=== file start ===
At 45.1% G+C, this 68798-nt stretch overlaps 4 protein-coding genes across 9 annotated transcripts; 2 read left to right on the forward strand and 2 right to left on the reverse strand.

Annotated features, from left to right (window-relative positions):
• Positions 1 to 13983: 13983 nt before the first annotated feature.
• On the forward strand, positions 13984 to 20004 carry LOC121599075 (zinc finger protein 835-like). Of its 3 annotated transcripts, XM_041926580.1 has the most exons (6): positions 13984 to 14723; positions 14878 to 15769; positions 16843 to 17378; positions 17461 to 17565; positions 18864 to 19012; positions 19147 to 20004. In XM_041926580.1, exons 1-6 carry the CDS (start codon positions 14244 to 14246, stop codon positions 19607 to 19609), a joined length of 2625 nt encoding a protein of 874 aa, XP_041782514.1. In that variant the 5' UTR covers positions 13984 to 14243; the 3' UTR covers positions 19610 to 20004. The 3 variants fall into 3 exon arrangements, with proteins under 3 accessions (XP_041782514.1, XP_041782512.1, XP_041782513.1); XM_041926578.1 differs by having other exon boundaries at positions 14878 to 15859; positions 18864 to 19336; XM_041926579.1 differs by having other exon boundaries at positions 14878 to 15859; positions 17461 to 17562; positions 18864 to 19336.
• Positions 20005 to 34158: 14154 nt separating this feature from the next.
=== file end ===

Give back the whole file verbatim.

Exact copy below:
At 45.1% G+C, this 68798-nt stretch overlaps 4 protein-coding genes across 9 annotated transcripts; 2 read left to right on the forward strand and 2 right to left on the reverse strand.

Annotated features, from left to right (window-relative positions):
• Positions 1 to 13983: 13983 nt before the first annotated feature.
• On the forward strand, positions 13984 to 20004 carry LOC121599075 (zinc finger protein 835-like). Of its 3 annotated transcripts, XM_041926580.1 has the most exons (6): positions 13984 to 14723; positions 14878 to 15769; positions 16843 to 17378; positions 17461 to 17565; positions 18864 to 19012; positions 19147 to 20004. In XM_041926580.1, exons 1-6 carry the CDS (start codon positions 14244 to 14246, stop codon positions 19607 to 19609), a joined length of 2625 nt encoding a protein of 874 aa, XP_041782514.1. In that variant the 5' UTR covers positions 13984 to 14243; the 3' UTR covers positions 19610 to 20004. The 3 variants fall into 3 exon arrangements, with proteins under 3 accessions (XP_041782514.1, XP_041782512.1, XP_041782513.1); XM_041926578.1 differs by having other exon boundaries at positions 14878 to 15859; positions 18864 to 19336; XM_041926579.1 differs by having other exon boundaries at positions 14878 to 15859; positions 17461 to 17562; positions 18864 to 19336.
• Positions 20005 to 34158: 14154 nt separating this feature from the next.